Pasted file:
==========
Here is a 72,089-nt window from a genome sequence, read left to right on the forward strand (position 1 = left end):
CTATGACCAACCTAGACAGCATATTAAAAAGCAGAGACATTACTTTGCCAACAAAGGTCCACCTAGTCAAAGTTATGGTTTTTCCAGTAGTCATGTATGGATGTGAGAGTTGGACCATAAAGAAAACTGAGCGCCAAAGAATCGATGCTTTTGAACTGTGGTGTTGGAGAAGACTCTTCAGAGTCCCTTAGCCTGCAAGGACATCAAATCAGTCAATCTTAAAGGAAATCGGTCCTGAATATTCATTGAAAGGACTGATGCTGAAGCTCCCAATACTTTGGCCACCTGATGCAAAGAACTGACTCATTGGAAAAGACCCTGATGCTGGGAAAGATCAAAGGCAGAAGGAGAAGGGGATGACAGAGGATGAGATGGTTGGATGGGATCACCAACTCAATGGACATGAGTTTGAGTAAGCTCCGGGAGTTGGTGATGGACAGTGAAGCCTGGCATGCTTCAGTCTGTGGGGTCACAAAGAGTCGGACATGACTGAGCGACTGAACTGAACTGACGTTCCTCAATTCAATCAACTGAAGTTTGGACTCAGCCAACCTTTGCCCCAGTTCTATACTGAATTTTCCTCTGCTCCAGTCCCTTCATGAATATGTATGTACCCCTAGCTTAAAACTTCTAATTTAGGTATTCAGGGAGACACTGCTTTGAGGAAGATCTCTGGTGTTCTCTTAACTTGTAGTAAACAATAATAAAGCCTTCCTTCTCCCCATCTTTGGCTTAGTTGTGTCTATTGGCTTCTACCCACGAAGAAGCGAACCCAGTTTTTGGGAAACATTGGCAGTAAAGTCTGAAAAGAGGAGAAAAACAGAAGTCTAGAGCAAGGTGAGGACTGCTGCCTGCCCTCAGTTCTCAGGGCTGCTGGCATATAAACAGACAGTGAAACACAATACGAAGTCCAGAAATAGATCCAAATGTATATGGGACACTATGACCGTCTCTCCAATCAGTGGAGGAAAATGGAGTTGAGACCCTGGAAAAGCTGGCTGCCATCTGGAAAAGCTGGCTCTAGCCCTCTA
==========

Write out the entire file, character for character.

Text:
Here is a 72,089-nt window from a genome sequence, read left to right on the forward strand (position 1 = left end):
CTATGACCAACCTAGACAGCATATTAAAAAGCAGAGACATTACTTTGCCAACAAAGGTCCACCTAGTCAAAGTTATGGTTTTTCCAGTAGTCATGTATGGATGTGAGAGTTGGACCATAAAGAAAACTGAGCGCCAAAGAATCGATGCTTTTGAACTGTGGTGTTGGAGAAGACTCTTCAGAGTCCCTTAGCCTGCAAGGACATCAAATCAGTCAATCTTAAAGGAAATCGGTCCTGAATATTCATTGAAAGGACTGATGCTGAAGCTCCCAATACTTTGGCCACCTGATGCAAAGAACTGACTCATTGGAAAAGACCCTGATGCTGGGAAAGATCAAAGGCAGAAGGAGAAGGGGATGACAGAGGATGAGATGGTTGGATGGGATCACCAACTCAATGGACATGAGTTTGAGTAAGCTCCGGGAGTTGGTGATGGACAGTGAAGCCTGGCATGCTTCAGTCTGTGGGGTCACAAAGAGTCGGACATGACTGAGCGACTGAACTGAACTGACGTTCCTCAATTCAATCAACTGAAGTTTGGACTCAGCCAACCTTTGCCCCAGTTCTATACTGAATTTTCCTCTGCTCCAGTCCCTTCATGAATATGTATGTACCCCTAGCTTAAAACTTCTAATTTAGGTATTCAGGGAGACACTGCTTTGAGGAAGATCTCTGGTGTTCTCTTAACTTGTAGTAAACAATAATAAAGCCTTCCTTCTCCCCATCTTTGGCTTAGTTGTGTCTATTGGCTTCTACCCACGAAGAAGCGAACCCAGTTTTTGGGAAACATTGGCAGTAAAGTCTGAAAAGAGGAGAAAAACAGAAGTCTAGAGCAAGGTGAGGACTGCTGCCTGCCCTCAGTTCTCAGGGCTGCTGGCATATAAACAGACAGTGAAACACAATACGAAGTCCAGAAATAGATCCAAATGTATATGGGACACTATGACCGTCTCTCCAATCAGTGGAGGAAAATGGAGTTGAGACCCTGGAAAAGCTGGCTGCCATCTGGAAAAGCTGGCTCTAGCCCTCTA